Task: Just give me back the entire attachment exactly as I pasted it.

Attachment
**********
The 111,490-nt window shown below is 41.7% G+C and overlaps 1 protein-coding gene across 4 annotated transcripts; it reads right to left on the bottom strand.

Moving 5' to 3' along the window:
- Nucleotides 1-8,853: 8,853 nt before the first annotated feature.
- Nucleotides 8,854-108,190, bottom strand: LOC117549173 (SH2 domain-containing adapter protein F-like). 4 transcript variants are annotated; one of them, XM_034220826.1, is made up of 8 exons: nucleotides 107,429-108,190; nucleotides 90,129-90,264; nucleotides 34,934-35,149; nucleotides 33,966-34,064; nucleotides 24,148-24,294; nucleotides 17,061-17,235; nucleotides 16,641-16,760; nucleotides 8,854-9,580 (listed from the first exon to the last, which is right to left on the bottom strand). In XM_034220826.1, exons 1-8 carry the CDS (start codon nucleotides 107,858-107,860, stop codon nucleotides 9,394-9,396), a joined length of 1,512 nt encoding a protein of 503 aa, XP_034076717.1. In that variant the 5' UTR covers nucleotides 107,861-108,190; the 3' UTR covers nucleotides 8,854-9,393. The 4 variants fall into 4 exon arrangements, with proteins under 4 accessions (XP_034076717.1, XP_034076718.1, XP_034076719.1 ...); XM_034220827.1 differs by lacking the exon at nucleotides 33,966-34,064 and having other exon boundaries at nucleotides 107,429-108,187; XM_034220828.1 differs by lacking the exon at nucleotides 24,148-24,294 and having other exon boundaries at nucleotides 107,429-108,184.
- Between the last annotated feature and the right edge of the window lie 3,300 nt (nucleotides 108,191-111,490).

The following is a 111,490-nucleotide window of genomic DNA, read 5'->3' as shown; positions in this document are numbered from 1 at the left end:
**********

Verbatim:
The 111,490-nt window shown below is 41.7% G+C and overlaps 1 protein-coding gene across 4 annotated transcripts; it reads right to left on the bottom strand.

Moving 5' to 3' along the window:
- Nucleotides 1-8,853: 8,853 nt before the first annotated feature.
- Nucleotides 8,854-108,190, bottom strand: LOC117549173 (SH2 domain-containing adapter protein F-like). 4 transcript variants are annotated; one of them, XM_034220826.1, is made up of 8 exons: nucleotides 107,429-108,190; nucleotides 90,129-90,264; nucleotides 34,934-35,149; nucleotides 33,966-34,064; nucleotides 24,148-24,294; nucleotides 17,061-17,235; nucleotides 16,641-16,760; nucleotides 8,854-9,580 (listed from the first exon to the last, which is right to left on the bottom strand). In XM_034220826.1, exons 1-8 carry the CDS (start codon nucleotides 107,858-107,860, stop codon nucleotides 9,394-9,396), a joined length of 1,512 nt encoding a protein of 503 aa, XP_034076717.1. In that variant the 5' UTR covers nucleotides 107,861-108,190; the 3' UTR covers nucleotides 8,854-9,393. The 4 variants fall into 4 exon arrangements, with proteins under 4 accessions (XP_034076717.1, XP_034076718.1, XP_034076719.1 ...); XM_034220827.1 differs by lacking the exon at nucleotides 33,966-34,064 and having other exon boundaries at nucleotides 107,429-108,187; XM_034220828.1 differs by lacking the exon at nucleotides 24,148-24,294 and having other exon boundaries at nucleotides 107,429-108,184.
- Between the last annotated feature and the right edge of the window lie 3,300 nt (nucleotides 108,191-111,490).

The following is a 111,490-nucleotide window of genomic DNA, read 5'->3' as shown; positions in this document are numbered from 1 at the left end: